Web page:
Liberals and Democrats weren't the only ones going wobbly. "If I had known then what I know now about the weapons of mass destruction," Texas Senator Kay Bailey Hutchison, a Republican, told the Houston Chronicle, "I would not vote to go into Iraq." The conservative columnist Jonah Goldberg pronounced the Iraq war "a mistake by the most obvious criteria: If we had known then what we know now, we would never have gone to war with Iraq." Others singing from the same hymnal have included Jonathan Rauch, National Journal's respected semi-libertarian essayist, and (somewhat earlier) Michael Howard, the former leader of the British Conservative Party.


The prevailing wisdom 18 months or so ago was that invading Iraq had been, in retrospect, a disastrous blunder. It had led to appalling sectarian fratricide and an ever-climbing body count. Iraqi democracy was deemed a naive pipe dream. Worst of all, it was said, the fighting in Iraq wasn't advancing the global struggle against Islamist terrorism; by rallying a new generation of jihadists, it was actually impeding it. Opponents of the war clamored loudly for pulling the plug - even if that meant, as The New York Times acknowledged in a bring-the-troops-home-now editorial last July, "that Iraq, and the region around it, could be even bloodier and more chaotic after Americans leave."


But what if we had known then what we know now?


We know now that the overhauled counterinsurgency strategy devised by General David Petraeus - the "surge" - would prove spectacularly successful, driving Al Qaeda in Iraq from its strongholds, and killing thousands of its fighters, supporters, and leaders.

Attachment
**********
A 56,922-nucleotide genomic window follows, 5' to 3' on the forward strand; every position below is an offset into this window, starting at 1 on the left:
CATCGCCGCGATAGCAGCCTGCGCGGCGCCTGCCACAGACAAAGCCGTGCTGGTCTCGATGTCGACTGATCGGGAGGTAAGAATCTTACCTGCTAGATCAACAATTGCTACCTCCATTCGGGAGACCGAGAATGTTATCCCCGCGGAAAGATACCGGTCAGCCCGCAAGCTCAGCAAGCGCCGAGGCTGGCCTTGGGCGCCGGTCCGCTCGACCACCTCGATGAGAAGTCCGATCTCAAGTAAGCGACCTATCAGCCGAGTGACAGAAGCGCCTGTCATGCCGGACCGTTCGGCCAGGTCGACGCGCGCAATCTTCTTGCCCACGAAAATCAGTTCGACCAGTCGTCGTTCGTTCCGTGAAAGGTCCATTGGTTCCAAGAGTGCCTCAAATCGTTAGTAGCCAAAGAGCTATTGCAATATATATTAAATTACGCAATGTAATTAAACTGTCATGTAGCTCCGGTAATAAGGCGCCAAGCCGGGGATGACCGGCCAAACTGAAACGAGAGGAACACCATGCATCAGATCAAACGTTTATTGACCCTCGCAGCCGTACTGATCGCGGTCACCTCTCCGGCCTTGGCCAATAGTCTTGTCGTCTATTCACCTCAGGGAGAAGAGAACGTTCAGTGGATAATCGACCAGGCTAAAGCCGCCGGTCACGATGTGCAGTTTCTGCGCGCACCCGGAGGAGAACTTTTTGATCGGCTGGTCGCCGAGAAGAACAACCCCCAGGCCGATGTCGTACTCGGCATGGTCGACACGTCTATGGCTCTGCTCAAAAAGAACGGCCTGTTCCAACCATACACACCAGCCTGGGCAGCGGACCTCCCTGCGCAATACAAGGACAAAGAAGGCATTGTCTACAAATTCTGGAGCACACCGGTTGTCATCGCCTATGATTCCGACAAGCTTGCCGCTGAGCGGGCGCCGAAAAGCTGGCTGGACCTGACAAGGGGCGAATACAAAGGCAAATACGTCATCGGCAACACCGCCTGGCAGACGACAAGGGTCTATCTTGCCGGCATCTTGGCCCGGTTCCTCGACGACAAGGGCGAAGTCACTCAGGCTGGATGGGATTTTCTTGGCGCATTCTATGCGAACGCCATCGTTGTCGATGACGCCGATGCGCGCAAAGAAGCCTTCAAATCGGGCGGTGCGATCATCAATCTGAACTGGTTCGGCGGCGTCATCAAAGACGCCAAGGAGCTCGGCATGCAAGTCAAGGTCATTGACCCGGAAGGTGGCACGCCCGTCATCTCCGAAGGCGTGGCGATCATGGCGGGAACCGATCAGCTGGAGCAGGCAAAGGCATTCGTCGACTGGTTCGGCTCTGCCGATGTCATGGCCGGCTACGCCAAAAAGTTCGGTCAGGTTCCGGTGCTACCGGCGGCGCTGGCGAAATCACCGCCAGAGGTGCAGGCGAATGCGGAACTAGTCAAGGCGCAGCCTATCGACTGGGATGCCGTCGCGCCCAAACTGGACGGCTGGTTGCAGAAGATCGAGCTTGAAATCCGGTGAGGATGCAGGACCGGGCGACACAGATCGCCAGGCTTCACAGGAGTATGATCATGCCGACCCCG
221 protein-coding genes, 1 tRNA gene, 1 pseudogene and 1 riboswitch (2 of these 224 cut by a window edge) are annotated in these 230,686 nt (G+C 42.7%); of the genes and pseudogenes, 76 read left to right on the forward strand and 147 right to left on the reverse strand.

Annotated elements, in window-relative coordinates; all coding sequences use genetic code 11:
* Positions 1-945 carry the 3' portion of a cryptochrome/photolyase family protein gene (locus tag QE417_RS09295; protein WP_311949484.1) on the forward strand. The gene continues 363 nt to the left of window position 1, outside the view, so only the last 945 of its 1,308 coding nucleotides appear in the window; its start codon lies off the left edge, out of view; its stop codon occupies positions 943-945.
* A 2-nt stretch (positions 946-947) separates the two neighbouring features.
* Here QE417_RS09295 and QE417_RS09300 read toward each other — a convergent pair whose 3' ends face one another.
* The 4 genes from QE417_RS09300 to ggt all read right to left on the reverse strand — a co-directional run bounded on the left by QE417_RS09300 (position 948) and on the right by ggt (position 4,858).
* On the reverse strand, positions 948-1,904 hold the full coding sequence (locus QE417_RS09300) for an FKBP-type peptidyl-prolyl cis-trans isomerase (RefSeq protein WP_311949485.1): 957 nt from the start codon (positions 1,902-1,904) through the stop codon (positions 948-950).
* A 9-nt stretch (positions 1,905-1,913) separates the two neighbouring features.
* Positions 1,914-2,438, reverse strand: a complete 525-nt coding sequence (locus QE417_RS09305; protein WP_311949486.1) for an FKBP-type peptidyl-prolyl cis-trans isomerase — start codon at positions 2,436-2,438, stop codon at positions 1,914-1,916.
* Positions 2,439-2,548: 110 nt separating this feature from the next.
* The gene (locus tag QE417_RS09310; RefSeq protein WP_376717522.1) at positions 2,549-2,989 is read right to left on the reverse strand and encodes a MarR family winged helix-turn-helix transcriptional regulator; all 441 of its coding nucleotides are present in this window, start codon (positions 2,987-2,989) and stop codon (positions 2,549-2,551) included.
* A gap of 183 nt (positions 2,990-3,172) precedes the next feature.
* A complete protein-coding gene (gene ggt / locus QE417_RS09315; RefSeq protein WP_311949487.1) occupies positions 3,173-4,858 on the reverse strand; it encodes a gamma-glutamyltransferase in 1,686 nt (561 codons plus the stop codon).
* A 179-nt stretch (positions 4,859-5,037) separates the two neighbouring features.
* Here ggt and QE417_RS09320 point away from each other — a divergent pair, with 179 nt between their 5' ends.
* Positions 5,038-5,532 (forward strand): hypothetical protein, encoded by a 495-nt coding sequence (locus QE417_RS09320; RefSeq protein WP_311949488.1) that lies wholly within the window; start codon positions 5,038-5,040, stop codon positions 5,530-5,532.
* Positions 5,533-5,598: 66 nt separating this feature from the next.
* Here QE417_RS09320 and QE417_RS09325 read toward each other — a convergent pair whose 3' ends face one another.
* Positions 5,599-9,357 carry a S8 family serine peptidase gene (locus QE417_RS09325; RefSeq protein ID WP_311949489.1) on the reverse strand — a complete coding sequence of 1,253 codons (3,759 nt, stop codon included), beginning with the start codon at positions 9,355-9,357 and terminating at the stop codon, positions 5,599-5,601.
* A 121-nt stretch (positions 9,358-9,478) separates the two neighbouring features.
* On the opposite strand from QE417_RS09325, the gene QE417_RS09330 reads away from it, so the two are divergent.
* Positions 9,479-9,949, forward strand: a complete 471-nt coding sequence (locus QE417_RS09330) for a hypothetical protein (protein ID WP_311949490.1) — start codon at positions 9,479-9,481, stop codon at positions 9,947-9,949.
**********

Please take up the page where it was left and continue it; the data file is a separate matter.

We know now that US losses in Iraq would plummet to the lowest levels of the war, with just five Americans killed in combat in July 2008, compared with 66 fatalities in the same month a year ago - and with 137 in November 2004.


We know now that the sectarian bloodletting would be dramatically reduced, with numerous Sunni tribal leaders abandoning their former Al Qaeda allies, and Shi'ite radical Moqtada al-Sadr's Mahdi Army being thoroughly routed by the Iraqi military.


We know now that by the summer of 2008, the Iraqi government would meet all but three of the 18 benchmarks set by Congress to demonstrate security, economic progress, and political reconciliation.


And we know now that, far from being undermined by the campaign in Iraq, the wider war against Islamist violence would show significant progress, with terrorism outside Iraq's borders having "in fact gone way down over the past five years," as Newsweek's Fareed Zakaria noted in May - and with popular support for jihadist organizations plummeting across the Muslim world.


So what does hindsight counsel today? That Iraq is a pointless quagmire - or that it is a costly but winnable war, in which patience, tenacity, and smarts have a good chance of succeeding?


Hindsight isn't always 20-20, particularly in wartime, when early expectations of an easy rout can give way to an unexpectedly long and bloody grind - and when victory has so often been achieved only after persevering through strategic debacles, intelligence failures, and wrenching battlefield losses.


There are no guarantees in Iraq. As with every war, we will know for sure how it ends only after it ends. But an effort that so many critics sourly have called the worst foreign-policy blunder in American history - the drive to emancipate Iraq from a monstrous and dangerous dictatorship and transform it into a reasonably civilized, law-abiding democracy - looks increasingly like a mission nearly accomplished. Had we known six years ago what we know today, would we have done it? Differently, no doubt. But we would have done it.

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Jeff Jacoby is a Boston Globe columnist. Comment by clicking here.